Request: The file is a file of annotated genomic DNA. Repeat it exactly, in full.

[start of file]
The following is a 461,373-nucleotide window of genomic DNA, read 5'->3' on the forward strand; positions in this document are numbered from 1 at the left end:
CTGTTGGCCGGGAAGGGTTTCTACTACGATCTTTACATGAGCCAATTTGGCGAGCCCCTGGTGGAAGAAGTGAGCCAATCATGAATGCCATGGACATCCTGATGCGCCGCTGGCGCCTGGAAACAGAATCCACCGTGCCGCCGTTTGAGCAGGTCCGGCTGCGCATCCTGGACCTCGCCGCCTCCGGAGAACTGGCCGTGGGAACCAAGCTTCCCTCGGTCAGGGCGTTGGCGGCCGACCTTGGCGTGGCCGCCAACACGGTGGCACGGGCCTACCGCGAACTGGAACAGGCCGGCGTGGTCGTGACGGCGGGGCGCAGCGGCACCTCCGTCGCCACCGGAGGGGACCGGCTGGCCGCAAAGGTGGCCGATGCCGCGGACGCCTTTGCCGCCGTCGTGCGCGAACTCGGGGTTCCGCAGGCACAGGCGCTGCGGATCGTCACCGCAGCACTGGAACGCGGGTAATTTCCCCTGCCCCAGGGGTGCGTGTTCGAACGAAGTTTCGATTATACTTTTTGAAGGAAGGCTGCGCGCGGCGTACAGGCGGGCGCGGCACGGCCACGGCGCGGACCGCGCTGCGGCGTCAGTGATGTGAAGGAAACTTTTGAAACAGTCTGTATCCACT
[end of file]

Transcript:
The following is a 461,373-nucleotide window of genomic DNA, read 5'->3' on the forward strand; positions in this document are numbered from 1 at the left end:
CTGTTGGCCGGGAAGGGTTTCTACTACGATCTTTACATGAGCCAATTTGGCGAGCCCCTGGTGGAAGAAGTGAGCCAATCATGAATGCCATGGACATCCTGATGCGCCGCTGGCGCCTGGAAACAGAATCCACCGTGCCGCCGTTTGAGCAGGTCCGGCTGCGCATCCTGGACCTCGCCGCCTCCGGAGAACTGGCCGTGGGAACCAAGCTTCCCTCGGTCAGGGCGTTGGCGGCCGACCTTGGCGTGGCCGCCAACACGGTGGCACGGGCCTACCGCGAACTGGAACAGGCCGGCGTGGTCGTGACGGCGGGGCGCAGCGGCACCTCCGTCGCCACCGGAGGGGACCGGCTGGCCGCAAAGGTGGCCGATGCCGCGGACGCCTTTGCCGCCGTCGTGCGCGAACTCGGGGTTCCGCAGGCACAGGCGCTGCGGATCGTCACCGCAGCACTGGAACGCGGGTAATTTCCCCTGCCCCAGGGGTGCGTGTTCGAACGAAGTTTCGATTATACTTTTTGAAGGAAGGCTGCGCGCGGCGTACAGGCGGGCGCGGCACGGCCACGGCGCGGACCGCGCTGCGGCGTCAGTGATGTGAAGGAAACTTTTGAAACAGTCTGTATCCACT